# Academy Awards Data Mining, Statistical Analysis, and Visualization Using Wikipedia and Plotly

With the Academy Awards around the corner (March 4, 2018), I decided to conduct a small analysis that would visualize the past and current best picture nominees with the intention of predicting this year's winner. I took all of the nominees from 1939-2018 and crawled each film's wikipedia page for the words 'won' and 'nominated.' This process resulted in an array of nominations and wins from hundreds of awards. After a small amount of data validation and hand correction, I plotted all the nomination and win information for each film. I also plotted the size of each film's Wikipedia page to determine whether that was a significant resource as well. The three figures below uniquely depict the data parsed from each page, and individually portray contrasting results regarding the prediction of this year's winner; though a clear winner emerges in the final plot.

Nomations and Wins

In Figure 1 below, the y-axis shows the amount of times 'nomination' appeared on the respective film's Wikipedia page, and the x-axis marks the corresponding film's year of nomination. The size of each bubble represents the amount of times 'won' appeared on a film's page, and hovering over each bubble displays all the nomination and win information about each film.

The primary takeaway from the figure above is that there is some correlation between wins and nominations regarding the win of a best picture award, however, it is not 1:1. This means that a film with the most wins at other awards is not guaranteed to win the academy award.

The next figure shows films with the largest wikipedia page size compared to that year's best picture winner's Wikipedia page size (from 1978-2018). If the best picture winner had the largest page size, then the blue and teal bars are equal. There is also no 2018 blue because no winner has been announced, however, 'Call Me By Your Name' currently has the largest page. On average, the page sizes range from 100k-300k. This is html and everything from the web read.

Figure 2: Largest Wikipedia page size for each year compared to that year's best picture winner.

In Figure 2 above, the primary conclusion is that Wikipedia page size is very loosely correlated to the best picture winner. I hypothesize this is because many films have groundbreaking achievements in technical areas or have garner cult followings over time (Raiders of the Lost Ark, Beauty and The Beast, The Lord of The Rings Trilogy, Toy Story 3, Mad Max: Fury Road), which results in skewed page size. Therefore, the conclusion that page size will be significant in predicting this year's winner has been proven unlikely.

Win Ratio and 2018 Prediction

Using the total nominations and wins acquired from Wikipedia, I created a win ratio; which is the ratio of wins to nominations+wins. This produced a number between 0 and 1 that represented how successful a film was in reference to its nominations. I also filtered the nominees based on total wins+nominations to only include those that fell within 90% of the most-nominated film. This filtered any films that may have been nominated for a few categories and won them all - which would skew the data. This process resulted in the figure below. The green represents a successful prediction of the best picture winner, yellow represents the current year's pending win, and the red represents a failed prediction.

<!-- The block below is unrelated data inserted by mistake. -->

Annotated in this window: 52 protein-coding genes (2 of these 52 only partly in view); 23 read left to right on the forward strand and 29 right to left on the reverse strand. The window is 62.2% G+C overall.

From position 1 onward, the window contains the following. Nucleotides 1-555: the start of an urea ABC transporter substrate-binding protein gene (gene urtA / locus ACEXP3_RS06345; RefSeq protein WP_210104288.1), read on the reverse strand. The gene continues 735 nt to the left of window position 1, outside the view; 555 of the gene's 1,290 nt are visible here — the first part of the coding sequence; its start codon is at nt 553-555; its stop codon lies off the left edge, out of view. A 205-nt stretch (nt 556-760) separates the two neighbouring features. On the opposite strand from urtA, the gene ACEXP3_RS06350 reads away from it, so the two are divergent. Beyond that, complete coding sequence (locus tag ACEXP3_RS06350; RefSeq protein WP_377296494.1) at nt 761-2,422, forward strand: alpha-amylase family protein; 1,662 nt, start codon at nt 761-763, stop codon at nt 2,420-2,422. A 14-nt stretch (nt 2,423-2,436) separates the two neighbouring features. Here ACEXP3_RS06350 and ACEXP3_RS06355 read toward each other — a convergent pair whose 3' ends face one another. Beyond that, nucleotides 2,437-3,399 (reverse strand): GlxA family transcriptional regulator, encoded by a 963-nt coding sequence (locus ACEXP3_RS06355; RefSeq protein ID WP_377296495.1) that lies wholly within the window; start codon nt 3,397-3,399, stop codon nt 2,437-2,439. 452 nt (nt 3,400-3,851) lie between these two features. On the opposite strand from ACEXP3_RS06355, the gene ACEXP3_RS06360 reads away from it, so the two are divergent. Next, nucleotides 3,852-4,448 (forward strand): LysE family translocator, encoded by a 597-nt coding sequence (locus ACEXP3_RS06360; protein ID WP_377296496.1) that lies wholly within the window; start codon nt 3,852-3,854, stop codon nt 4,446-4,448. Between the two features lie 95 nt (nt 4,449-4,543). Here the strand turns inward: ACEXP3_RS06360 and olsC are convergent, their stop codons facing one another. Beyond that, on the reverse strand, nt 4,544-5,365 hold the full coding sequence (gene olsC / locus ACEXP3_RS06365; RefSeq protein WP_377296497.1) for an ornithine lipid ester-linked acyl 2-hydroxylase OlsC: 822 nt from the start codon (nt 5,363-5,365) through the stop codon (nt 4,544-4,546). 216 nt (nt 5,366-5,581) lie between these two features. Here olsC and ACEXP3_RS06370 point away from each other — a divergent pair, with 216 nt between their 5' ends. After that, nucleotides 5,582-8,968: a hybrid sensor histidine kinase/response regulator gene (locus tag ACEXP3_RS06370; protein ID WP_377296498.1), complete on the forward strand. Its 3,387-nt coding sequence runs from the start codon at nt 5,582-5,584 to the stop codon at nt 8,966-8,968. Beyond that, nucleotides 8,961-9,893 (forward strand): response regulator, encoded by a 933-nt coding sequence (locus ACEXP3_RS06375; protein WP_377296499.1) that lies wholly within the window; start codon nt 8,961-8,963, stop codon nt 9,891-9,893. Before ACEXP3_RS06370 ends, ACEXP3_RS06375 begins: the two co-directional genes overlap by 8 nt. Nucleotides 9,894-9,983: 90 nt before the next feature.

Figure 3: Best picture winner prediction based on previoius years' film wins and nominations. green = successful prediction, yellow = pending prediction, red = failed prediciton. The overall accuracy of this method was 84%.

Above, in Figure 3, the outcome of this procedure is evident. With an accuracy of 84%, it can be concluded that 'Get Out' is 2018's favored film, according to this Wikipedia crawl process.

Predicted Winner: Get Out

Daniel Kaluuya and Jordan Peele filming the game-room scene of Get Out.

Justin Lubin/courtesy of Universal Pictures (taken from Vulture)

Conclusion and Notes on Methodology

The figures shown above were created to visually analyze the history of the best picture nominees and winners of the Academy Awards. I entered into the experiment not knowing if the process would be successful, and the results above indicate it was. The conclusion drawn from the Wikipedia crawl is that 'Get Out' should statistically win the award for 2018. According to previous years' behavior, and according to its nominations and wins in other awards - it should be victorious. That being said, there are several notes regarding the process and inherent bias associated with my methodology:

1. MATLAB was used during the analysis, but Plotly was used as the plotting tool.
2. The process was completely autonomous, apart from a few hand corrections ('The Lord of the Rings' Trilogy had to be separated, 'How the West Was Won' had to be altered because it contained the word 'won' in its name, 'It's a Wonderful Life' had the same issue).
3. The Wikipedia crawl may be subjective, depending on the film's following and popularity, which may skew the results as they do not necessarily reflect the opinion of the academy
4.  The Wikipedia data also contains previous years' wins, which means that every winner above from previous years has an inherent skew because of the 'win' of the academy award. This was overlooked because I concluded that the weight compared to other awards would be marginal (though this could be something to work on in the future).
5. More awards are being created each year, so there is a trend in recent years that creates a larger skew in data (compared to years before 2000).

--Cover images courtesy of: Plotly and filmmusicreporter.com, and Mathworks

Joshua HriskoComment